2020 Jul 27

ISSN Number

1876-2867

Abstract

<p><strong>OBJECTIVE: </strong>Message framing can be leveraged to motivate adult smokers to quit, but its value for parents in pediatric settings is unknown. Understanding parents' preferences for smoking cessation messages may help clinicians tailor interventions to increase quitting.</p>

<p><strong>METHODS: </strong>We conducted a discrete choice experiment in which parent smokers of pediatric patients rated the relative importance of 26 messages designed to increase smoking cessation treatment. Messages varied on who the message featured (child, parent, family), whether the message was gain- or loss-framed (emphasizing benefits of engaging or costs of failing to engage in treatment), and the specific outcome included (e.g. general health, cancer, respiratory illnesses, financial impact). Participants included 180 parent smokers at 4 pediatric primary care sites. We used latent class analysis of message ratings to identify groups of parents with similar preferences. Multinomial logistic regression described child and parent characteristics associated with group membership.</p>

<p><strong>RESULTS: </strong>We identified 3 groups of parents with similar preferences for messages: Group 1 prioritized the impact of smoking on the child (n=92, 51%), Group 2 favored gain-framed messages (n=63, 35%), and Group 3 preferred messages emphasizing the financial impact of smoking (n=25, 14%). Parents in Group 2 were more likely to have limited health literacy and have a child over age 6 and with asthma, compared to Group 1.</p>

<p><strong>CONCLUSIONS: </strong>We identified 3 groups of parent smokers with different message preferences. This work may inform testing of tailored smoking cessation messages to different parent groups, a form of behavioral phenotyping supporting motivational precision medicine.</p>

DOI

10.1016/j.acap.2020.07.018

Alternate Title

Acad Pediatr

PMID

32730914

Title

State Variation in Posthospital Home Nursing for Commercially Insured Medically Complex Children.

Year of Publication

2020

Date Published

2020 Jul 08

ISSN Number

1098-4275

Abstract

<p><strong>BACKGROUND AND OBJECTIVES: </strong>Home nursing is essential for children with medical complexity (CMC), but provision varies substantially across states. Our objectives were to quantify state-to-state variability in distribution of posthospitalization home nursing to commercially insured CMC and to rank-order states.</p>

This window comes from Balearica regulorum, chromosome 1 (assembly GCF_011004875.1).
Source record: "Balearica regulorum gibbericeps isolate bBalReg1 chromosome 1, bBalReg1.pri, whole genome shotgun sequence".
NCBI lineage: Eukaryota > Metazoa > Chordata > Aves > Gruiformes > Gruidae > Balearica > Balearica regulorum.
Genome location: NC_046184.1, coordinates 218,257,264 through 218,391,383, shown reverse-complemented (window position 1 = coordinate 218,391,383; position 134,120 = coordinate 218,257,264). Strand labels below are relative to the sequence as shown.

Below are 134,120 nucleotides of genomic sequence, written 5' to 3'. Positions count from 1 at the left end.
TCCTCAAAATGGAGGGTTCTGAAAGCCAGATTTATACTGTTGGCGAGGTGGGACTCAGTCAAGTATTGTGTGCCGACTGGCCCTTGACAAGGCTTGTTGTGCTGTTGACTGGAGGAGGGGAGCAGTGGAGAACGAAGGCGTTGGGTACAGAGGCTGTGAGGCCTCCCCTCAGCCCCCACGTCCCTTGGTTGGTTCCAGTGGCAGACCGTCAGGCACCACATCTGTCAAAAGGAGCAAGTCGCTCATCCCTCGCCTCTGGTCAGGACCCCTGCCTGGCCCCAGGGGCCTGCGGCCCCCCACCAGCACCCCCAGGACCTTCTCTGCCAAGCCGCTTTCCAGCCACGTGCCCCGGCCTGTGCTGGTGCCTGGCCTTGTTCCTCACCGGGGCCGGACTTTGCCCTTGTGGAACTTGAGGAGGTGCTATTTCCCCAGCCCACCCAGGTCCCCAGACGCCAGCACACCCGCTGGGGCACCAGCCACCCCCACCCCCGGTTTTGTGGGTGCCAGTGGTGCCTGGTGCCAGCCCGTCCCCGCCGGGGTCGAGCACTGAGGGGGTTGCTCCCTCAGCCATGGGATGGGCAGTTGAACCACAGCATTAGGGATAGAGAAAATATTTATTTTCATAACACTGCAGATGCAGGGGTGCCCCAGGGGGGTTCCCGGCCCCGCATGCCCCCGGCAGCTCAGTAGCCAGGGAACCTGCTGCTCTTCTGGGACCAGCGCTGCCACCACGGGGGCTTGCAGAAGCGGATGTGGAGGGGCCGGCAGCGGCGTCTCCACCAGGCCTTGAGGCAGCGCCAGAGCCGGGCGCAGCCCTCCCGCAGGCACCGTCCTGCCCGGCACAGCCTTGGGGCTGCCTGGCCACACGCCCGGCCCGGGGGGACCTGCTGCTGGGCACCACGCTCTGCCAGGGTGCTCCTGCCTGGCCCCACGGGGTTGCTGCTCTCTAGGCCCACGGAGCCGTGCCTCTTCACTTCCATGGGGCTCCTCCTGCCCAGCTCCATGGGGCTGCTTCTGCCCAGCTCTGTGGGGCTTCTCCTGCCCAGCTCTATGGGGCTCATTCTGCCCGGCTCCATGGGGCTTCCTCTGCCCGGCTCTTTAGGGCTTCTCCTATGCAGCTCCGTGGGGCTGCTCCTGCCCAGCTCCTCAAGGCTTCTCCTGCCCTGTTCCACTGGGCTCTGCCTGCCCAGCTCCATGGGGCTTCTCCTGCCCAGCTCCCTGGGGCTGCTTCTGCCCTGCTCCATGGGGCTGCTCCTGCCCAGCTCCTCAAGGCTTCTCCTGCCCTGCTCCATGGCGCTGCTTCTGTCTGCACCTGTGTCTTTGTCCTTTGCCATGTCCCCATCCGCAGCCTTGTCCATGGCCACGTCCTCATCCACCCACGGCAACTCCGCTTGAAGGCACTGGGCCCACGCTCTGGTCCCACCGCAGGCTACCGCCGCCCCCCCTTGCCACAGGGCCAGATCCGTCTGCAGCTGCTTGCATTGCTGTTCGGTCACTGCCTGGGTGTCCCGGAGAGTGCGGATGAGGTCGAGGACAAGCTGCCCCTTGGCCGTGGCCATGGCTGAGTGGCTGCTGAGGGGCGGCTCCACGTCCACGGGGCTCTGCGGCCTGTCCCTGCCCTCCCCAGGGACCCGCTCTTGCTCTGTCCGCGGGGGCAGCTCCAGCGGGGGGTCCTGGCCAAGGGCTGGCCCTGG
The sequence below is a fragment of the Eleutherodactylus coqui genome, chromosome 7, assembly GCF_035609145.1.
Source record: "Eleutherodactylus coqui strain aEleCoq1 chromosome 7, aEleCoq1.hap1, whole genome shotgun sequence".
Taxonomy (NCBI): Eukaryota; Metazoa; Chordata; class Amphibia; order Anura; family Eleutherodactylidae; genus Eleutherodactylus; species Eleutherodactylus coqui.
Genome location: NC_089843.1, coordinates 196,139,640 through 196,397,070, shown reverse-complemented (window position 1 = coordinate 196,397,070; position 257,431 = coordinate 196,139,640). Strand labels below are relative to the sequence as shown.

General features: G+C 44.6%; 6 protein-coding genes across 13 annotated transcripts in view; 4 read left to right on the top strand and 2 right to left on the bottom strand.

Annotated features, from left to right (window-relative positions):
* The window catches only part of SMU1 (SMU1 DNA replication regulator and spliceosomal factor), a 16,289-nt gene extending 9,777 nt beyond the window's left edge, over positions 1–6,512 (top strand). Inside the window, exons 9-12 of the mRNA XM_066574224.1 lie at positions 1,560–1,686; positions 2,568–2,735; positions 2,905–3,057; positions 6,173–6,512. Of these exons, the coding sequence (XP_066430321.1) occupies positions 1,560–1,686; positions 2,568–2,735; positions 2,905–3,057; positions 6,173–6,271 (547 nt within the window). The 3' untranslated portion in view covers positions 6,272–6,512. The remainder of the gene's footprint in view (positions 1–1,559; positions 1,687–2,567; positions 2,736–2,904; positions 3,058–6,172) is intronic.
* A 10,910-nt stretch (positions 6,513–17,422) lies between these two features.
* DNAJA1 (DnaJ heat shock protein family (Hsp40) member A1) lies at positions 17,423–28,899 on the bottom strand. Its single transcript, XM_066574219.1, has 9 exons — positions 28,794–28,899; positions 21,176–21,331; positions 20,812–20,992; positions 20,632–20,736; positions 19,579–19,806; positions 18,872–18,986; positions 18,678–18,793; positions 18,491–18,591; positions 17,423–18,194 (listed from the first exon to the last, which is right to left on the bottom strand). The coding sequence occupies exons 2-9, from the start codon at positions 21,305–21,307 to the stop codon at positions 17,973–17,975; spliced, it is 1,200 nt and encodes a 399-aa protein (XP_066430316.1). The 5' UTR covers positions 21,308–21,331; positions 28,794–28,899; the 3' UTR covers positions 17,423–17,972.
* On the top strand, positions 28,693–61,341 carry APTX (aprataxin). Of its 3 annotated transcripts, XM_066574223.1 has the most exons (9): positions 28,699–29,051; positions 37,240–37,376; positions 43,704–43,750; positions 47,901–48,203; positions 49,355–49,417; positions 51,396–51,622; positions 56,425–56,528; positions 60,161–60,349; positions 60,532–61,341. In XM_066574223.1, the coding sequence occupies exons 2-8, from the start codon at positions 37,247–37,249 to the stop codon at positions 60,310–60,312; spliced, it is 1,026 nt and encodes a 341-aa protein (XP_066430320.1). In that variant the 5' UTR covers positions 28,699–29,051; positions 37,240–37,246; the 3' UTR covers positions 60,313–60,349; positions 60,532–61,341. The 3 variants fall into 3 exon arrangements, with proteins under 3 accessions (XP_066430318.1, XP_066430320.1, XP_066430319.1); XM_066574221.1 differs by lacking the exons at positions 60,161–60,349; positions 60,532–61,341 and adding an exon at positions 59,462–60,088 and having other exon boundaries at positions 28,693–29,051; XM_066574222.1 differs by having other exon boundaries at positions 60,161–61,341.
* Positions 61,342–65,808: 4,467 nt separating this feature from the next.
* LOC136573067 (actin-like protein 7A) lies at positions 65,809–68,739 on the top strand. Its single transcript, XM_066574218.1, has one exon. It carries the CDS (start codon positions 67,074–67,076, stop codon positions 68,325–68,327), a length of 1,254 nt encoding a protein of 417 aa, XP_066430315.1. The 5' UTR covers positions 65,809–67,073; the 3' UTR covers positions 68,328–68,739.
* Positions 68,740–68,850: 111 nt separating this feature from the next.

<p><strong>METHODS: </strong>Retrospective cohort study of hospitalized commercially insured children with ≥1 complex chronic condition from birth to 18 years of age in the Truven MarketScan database. Cohort eligibility criteria were hospital discharge between January 2013 and November 2016 and at least 30 days of follow-up after discharge. Two primary outcome measures were used: receipt of any home nursing within 30 days of hospital discharge (yes or no) and number of days of posthospitalization home nursing (1-30 days). A composite metric encompassing both receipt and quantity was created by evaluating the 95th percentile of days of home nursing (0-30 days).</p>

<p><strong>RESULTS: </strong>Overall, 9.9% of the sample received home nursing. After we adjusted for patient characteristics, the probability of receiving home nursing varied across states, ranging from 3.4% to 19.2%. Among home nursing recipients, the adjusted median home nursing days across states ranged from 6.6 to 24.5 days. The adjusted 95th percentile of days of home nursing (across the entire of sample, including recipients and nonrecipients of home nursing) ranged from 6.8 to 22.6 days.</p>

<p><strong>CONCLUSIONS: </strong>We observed striking state-to-state variability in receipt of home nursing and mean number of days of posthospitalization home nursing among commercially insured CMC after adjustment for demographic and clinical differences. This suggests opportunities for state-level improvement.</p>

DOI

10.1542/peds.2019-2465

Alternate Title

Pediatrics

PMID

32641356